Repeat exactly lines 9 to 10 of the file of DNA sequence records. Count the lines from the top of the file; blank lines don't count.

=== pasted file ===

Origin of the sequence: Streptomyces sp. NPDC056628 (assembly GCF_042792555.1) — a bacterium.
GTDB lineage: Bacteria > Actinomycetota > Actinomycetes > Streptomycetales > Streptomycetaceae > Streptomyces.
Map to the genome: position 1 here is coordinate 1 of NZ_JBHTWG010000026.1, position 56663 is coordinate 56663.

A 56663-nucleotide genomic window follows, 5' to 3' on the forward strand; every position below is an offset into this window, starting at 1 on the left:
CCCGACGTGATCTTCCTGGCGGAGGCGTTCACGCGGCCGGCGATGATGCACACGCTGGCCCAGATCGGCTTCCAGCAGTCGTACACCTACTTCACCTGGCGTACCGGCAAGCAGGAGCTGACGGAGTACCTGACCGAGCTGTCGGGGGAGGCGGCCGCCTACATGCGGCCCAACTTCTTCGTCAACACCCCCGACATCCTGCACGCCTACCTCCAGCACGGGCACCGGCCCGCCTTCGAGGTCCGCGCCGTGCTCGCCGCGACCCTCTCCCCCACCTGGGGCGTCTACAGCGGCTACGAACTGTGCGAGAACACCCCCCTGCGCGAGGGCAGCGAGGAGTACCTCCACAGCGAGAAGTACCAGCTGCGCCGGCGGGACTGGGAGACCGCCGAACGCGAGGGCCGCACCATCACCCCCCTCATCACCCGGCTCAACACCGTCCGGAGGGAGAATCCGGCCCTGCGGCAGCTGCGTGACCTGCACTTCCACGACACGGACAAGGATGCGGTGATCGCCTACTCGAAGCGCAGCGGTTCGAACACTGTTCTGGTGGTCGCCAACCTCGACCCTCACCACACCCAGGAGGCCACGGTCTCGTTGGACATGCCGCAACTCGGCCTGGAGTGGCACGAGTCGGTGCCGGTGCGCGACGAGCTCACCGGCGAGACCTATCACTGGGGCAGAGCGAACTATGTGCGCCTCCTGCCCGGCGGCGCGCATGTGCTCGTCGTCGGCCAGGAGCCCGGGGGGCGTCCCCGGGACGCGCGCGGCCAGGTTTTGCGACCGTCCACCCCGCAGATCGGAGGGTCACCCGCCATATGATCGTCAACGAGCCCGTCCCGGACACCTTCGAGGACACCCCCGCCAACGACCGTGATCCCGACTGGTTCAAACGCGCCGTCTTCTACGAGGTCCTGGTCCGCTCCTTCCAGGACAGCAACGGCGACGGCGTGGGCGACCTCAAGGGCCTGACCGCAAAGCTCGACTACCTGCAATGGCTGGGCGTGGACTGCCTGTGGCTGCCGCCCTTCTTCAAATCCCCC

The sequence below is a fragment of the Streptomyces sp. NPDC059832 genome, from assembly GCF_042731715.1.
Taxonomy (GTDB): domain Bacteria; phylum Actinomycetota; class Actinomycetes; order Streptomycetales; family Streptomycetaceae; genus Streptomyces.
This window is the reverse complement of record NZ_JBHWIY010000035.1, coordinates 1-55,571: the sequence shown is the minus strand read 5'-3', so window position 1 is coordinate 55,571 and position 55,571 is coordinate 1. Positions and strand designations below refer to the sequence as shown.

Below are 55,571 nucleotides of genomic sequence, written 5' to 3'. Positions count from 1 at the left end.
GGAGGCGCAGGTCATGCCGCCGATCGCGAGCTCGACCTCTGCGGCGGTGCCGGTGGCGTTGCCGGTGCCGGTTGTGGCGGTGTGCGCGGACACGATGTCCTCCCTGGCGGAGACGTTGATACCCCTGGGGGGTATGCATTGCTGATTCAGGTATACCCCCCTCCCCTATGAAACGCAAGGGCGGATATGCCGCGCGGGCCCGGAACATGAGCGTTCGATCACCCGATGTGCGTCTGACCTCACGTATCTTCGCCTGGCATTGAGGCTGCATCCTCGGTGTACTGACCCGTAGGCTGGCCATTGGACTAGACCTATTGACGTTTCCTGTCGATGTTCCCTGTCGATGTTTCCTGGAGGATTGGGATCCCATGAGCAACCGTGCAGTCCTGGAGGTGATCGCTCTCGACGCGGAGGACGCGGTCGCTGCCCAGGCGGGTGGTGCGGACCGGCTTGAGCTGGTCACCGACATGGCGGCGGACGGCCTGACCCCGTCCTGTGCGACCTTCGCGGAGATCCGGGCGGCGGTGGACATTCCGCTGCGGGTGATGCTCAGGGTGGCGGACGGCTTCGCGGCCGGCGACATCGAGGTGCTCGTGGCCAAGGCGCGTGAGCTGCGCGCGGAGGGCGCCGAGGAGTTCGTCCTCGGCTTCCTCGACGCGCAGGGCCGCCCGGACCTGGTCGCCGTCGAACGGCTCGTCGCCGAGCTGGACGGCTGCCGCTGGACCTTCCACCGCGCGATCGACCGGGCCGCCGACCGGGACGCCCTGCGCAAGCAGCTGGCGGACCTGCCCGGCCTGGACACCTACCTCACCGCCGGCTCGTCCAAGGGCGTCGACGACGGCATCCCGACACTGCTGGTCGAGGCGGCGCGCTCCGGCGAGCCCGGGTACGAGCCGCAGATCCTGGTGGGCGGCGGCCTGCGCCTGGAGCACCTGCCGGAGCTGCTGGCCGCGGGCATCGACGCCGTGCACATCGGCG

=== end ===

Below are 55,571 nucleotides of genomic sequence, written 5' to 3'. Positions count from 1 at the left end.
GGAGGCGCAGGTCATGCCGCCGATCGCGAGCTCGACCTCTGCGGCGGTGCCGGTGGCGTTGCCGGTGCCGGTTGTGGCGGTGTGCGCGGACACGATGTCCTCCCTGGCGGAGACGTTGATACCCCTGGGGGGTATGCATTGCTGATTCAGGTATACCCCCCTCCCCTATGAAACGCAAGGGCGGATATGCCGCGCGGGCCCGGAACATGAGCGTTCGATCACCCGATGTGCGTCTGACCTCACGTATCTTCGCCTGGCATTGAGGCTGCATCCTCGGTGTACTGACCCGTAGGCTGGCCATTGGACTAGACCTATTGACGTTTCCTGTCGATGTTCCCTGTCGATGTTTCCTGGAGGATTGGGATCCCATGAGCAACCGTGCAGTCCTGGAGGTGATCGCTCTCGACGCGGAGGACGCGGTCGCTGCCCAGGCGGGTGGTGCGGACCGGCTTGAGCTGGTCACCGACATGGCGGCGGACGGCCTGACCCCGTCCTGTGCGACCTTCGCGGAGATCCGGGCGGCGGTGGACATTCCGCTGCGGGTGATGCTCAGGGTGGCGGACGGCTTCGCGGCCGGCGACATCGAGGTGCTCGTGGCCAAGGCGCGTGAGCTGCGCGCGGAGGGCGCCGAGGAGTTCGTCCTCGGCTTCCTCGACGCGCAGGGCCGCCCGGACCTGGTCGCCGTCGAACGGCTCGTCGCCGAGCTGGACGGCTGCCGCTGGACCTTCCACCGCGCGATCGACCGGGCCGCCGACCGGGACGCCCTGCGCAAGCAGCTGGCGGACCTGCCCGGCCTGGACACCTACCTCACCGCCGGCTCGTCCAAGGGCGTCGACGACGGCATCCCGACACTGCTGGTCGAGGCGGCGCGCTCCGGCGAGCCCGGGTACGAGCCGCAGATCCTGGTGGGCGGCGGCCTGCGCCTGGAGCACCTGCCGGAGCTGCTGGCCGCGGGCATCGACGCCGTGCACATCGGCG